But even though this is great from a technical perspective, I always struggle to make this principle clear to non-technical people. To explain the component movement to the people that fill the applications that I build with data and content was always very hard–until last year when I found out about Contentful.
So let me tell you how I feel about Content Management Systems that “just work” in modern Frontend applications.
My dearest component-driven CMS,
I have something important to tell you. And what I’m about to say might surprise you. But before I tell you—do you remember how we met?
A long time ago I was working as a software developer for a startup here in Berlin building your typical single page application (SPA). We wrote our CSS in Sass and had a generated “living style guide” integrated with the project. Life was good and we were drinking the Kool-Aid of the component movement like there was no tomorrow. Everything from pages to form elements to transitions became a component. Business logic continued to live on the server side, so a lot of components were doing XHR requests. But in general, everything was working out just fine.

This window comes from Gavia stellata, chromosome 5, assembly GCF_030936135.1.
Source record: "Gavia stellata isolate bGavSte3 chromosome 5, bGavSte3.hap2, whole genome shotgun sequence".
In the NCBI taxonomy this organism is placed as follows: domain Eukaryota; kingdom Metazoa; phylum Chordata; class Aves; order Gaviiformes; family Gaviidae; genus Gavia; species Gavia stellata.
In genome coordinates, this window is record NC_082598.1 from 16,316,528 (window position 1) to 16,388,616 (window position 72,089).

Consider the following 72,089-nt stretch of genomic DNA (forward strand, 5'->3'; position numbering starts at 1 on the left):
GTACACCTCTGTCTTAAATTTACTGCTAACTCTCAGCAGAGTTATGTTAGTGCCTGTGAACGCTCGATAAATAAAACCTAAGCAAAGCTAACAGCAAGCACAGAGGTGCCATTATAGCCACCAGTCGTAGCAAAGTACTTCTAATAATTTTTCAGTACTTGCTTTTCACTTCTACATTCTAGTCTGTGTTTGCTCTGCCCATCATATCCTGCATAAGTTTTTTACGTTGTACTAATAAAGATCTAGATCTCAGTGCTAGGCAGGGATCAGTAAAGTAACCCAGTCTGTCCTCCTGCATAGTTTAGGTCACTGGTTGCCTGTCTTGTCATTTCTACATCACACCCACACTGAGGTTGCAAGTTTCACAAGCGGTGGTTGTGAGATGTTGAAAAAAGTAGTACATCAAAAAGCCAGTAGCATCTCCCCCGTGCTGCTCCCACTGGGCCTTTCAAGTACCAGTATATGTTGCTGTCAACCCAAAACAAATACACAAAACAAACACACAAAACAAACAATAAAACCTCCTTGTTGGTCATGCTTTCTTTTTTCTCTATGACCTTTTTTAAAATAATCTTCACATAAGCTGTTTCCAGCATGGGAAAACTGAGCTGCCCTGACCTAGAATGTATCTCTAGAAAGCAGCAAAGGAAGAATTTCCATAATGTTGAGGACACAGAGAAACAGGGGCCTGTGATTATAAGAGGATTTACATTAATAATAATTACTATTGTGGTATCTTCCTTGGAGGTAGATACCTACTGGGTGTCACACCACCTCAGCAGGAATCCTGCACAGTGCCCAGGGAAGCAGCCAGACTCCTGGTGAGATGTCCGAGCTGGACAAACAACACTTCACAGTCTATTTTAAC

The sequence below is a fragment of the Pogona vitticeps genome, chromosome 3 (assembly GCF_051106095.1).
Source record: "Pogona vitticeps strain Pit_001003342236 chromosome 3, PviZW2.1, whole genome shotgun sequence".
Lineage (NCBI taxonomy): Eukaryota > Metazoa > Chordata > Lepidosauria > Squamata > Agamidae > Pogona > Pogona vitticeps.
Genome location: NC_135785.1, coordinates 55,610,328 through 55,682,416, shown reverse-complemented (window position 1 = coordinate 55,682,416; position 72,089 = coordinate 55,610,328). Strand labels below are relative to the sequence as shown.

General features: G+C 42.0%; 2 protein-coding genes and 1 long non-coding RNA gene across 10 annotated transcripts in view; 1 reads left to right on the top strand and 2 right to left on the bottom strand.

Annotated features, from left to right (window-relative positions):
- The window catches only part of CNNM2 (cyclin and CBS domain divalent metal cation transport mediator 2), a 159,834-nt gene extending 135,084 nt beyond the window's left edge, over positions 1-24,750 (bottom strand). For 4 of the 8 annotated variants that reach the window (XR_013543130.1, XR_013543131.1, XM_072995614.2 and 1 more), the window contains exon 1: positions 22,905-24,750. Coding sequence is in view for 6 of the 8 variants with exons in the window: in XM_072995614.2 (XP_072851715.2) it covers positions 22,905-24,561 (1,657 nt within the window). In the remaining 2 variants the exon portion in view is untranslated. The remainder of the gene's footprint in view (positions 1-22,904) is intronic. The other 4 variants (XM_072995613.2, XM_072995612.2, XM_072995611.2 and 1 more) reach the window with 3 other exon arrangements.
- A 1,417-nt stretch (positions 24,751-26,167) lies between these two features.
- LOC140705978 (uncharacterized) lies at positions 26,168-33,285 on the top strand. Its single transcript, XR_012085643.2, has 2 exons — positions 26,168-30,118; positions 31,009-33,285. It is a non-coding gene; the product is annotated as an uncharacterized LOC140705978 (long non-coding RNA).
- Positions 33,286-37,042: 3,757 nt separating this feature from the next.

By contrast, content edited by non-technical people was managed via configuration files written in YAML or JSON. This setup came with its own set of, shall we say, challenges. We had to teach editors how to edit JSON files, how to make commits to GitHub, and deal with a never ending stream of requests asking for help with file formatting issues. But we rolled with the punches. Because that is how startups work—F*** it! Ship it!